Symposium EL07—Fundamental Mechanisms and Materials Discovery for Brain-Inspired Computing—Theory and Experiment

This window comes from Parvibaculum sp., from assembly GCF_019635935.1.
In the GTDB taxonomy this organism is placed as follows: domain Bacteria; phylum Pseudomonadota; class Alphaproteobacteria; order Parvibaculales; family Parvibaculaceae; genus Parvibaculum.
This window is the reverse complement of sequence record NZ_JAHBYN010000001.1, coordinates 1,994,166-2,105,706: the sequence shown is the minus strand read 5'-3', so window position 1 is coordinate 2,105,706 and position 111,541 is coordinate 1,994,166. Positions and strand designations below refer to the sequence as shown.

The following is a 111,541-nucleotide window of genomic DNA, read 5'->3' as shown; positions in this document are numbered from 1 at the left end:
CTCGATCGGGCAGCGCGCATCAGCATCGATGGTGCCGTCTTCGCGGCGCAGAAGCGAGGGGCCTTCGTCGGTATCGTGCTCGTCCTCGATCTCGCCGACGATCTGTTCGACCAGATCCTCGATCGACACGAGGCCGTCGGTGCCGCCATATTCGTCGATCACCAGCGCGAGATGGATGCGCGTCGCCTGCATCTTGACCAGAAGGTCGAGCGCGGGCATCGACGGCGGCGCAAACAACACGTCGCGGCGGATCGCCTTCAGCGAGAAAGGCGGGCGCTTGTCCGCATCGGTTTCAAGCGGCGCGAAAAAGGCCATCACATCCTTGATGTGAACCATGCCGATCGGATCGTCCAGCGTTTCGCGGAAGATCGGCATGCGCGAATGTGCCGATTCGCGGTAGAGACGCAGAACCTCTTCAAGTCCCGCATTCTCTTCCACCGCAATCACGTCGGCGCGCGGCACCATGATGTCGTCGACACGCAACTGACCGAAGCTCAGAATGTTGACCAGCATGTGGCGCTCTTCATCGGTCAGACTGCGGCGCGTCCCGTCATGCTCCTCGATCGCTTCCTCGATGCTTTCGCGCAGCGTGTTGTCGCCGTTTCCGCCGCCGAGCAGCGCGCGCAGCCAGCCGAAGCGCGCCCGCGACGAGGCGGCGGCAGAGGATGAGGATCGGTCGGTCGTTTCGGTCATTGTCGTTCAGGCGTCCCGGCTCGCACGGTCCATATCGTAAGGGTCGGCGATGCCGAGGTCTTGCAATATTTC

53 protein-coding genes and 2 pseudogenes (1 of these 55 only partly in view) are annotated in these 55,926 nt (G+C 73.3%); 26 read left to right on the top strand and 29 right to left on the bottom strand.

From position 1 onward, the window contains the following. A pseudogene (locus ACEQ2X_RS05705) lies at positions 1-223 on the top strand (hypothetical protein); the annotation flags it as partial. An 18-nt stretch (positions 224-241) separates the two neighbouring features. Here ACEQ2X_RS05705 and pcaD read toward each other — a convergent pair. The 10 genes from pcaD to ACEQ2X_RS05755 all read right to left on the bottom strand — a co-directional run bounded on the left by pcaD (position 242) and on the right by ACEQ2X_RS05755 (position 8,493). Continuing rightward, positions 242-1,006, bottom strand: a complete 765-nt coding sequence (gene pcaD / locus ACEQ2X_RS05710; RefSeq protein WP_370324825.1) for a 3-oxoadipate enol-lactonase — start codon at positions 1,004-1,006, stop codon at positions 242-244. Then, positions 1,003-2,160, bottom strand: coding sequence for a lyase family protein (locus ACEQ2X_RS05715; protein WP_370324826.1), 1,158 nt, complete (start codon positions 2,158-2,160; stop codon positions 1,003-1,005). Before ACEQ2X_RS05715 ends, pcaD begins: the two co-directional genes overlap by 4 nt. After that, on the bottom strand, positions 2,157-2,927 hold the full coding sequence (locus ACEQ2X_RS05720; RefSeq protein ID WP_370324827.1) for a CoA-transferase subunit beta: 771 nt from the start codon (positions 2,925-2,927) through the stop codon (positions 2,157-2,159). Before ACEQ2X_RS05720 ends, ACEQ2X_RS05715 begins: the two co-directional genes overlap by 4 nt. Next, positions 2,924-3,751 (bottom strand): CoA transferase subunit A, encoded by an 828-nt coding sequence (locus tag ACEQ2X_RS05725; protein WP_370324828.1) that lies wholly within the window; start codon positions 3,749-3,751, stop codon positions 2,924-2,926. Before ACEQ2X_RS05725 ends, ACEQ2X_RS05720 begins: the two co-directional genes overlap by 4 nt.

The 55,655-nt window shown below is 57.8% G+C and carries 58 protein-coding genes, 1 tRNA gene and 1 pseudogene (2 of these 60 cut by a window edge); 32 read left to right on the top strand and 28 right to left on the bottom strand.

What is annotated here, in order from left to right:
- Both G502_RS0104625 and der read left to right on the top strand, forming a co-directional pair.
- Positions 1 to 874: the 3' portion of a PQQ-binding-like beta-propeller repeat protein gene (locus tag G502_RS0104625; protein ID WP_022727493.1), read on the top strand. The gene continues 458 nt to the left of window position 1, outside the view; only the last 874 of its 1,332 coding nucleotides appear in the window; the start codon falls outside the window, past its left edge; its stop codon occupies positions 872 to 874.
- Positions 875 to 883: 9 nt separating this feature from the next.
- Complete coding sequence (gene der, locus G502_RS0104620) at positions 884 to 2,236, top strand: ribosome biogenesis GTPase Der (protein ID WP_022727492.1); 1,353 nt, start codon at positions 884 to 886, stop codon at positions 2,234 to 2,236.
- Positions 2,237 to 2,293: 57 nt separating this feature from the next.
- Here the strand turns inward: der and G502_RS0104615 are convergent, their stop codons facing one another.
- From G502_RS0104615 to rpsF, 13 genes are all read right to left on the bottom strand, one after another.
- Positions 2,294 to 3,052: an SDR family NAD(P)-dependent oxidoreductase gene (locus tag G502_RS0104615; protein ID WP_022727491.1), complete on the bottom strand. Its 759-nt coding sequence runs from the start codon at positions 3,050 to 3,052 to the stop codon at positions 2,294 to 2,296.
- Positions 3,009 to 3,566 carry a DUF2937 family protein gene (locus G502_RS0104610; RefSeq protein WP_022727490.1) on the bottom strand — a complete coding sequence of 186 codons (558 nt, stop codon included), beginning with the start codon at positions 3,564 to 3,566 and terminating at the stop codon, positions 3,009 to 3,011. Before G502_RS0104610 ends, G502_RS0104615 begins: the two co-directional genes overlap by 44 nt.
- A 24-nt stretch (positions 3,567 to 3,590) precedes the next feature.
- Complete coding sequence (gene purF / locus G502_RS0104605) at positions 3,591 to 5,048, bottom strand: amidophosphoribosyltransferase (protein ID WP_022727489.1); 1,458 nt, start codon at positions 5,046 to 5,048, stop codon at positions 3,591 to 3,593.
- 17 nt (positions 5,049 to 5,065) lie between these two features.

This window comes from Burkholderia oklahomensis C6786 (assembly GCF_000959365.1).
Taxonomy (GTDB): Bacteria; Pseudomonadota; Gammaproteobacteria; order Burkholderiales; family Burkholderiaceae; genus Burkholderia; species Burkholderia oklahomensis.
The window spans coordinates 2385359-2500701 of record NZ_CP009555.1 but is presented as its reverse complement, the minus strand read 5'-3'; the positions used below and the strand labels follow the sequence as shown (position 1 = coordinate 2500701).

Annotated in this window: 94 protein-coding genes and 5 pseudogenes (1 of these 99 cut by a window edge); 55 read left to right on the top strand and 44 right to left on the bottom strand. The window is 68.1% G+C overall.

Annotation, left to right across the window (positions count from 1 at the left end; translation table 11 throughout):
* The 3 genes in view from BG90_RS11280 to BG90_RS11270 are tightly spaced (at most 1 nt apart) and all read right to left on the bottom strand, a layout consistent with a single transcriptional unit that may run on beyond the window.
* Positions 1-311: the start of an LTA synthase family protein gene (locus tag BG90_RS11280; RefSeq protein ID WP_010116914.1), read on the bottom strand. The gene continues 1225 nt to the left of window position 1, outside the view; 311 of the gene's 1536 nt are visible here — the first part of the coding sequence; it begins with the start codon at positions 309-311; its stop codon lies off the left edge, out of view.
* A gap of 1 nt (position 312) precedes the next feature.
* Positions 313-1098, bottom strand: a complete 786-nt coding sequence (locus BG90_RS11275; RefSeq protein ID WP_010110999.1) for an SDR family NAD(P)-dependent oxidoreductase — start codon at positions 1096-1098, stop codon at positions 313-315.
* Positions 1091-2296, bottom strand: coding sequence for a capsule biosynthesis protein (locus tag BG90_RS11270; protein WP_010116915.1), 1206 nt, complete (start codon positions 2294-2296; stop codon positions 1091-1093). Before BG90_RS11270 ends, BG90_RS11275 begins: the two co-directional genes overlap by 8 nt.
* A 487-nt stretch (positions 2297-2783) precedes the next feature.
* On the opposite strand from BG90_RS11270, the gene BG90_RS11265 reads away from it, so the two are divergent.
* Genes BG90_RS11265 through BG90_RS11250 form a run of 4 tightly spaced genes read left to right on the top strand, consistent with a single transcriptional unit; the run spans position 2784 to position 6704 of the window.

The human brain provides a highly-efficient model for adaptive learning, information processing, and energy efficient computation. Unlike von Neumann computing architectures, where a central processor fetches data from a separate memory unit, neural elements use distributed, constantly evolving, and interacting weights stored across a dense, highly interconnected network. Efforts to replicate neuromorphic circuitry are reliant on the understanding of the essential materials concepts to achieve this goal, theoretical modeling and simulations of the mechanisms, discovery of new materials, and the design of novel architectures. The goal of this symposium is to bring together theoreticians and experimentalists seeking to elucidate fundamental materials design principles underpinning neuromorphic function with the emerging community of researchers interested in expanding the palette of materials exhibiting neuromorphic functionality. The symposium will focus on the mechanistic origins of memristive behavior spanning the range from atomistic understanding to mesoscale phenomena, encompassing state-of-the-art as well as emerging materials, with a strong emphasis on using simulations and theory to gain in-depth insight and predict new material properties/mechanisms. The symposium will comprise invited lectures from established technical leaders in the field as well as provide opportunities for early career researchers to present their research. The planned symposium will allow for development of a roadmap of this rapidly emerging area that holds promise for revolutionizing information processing.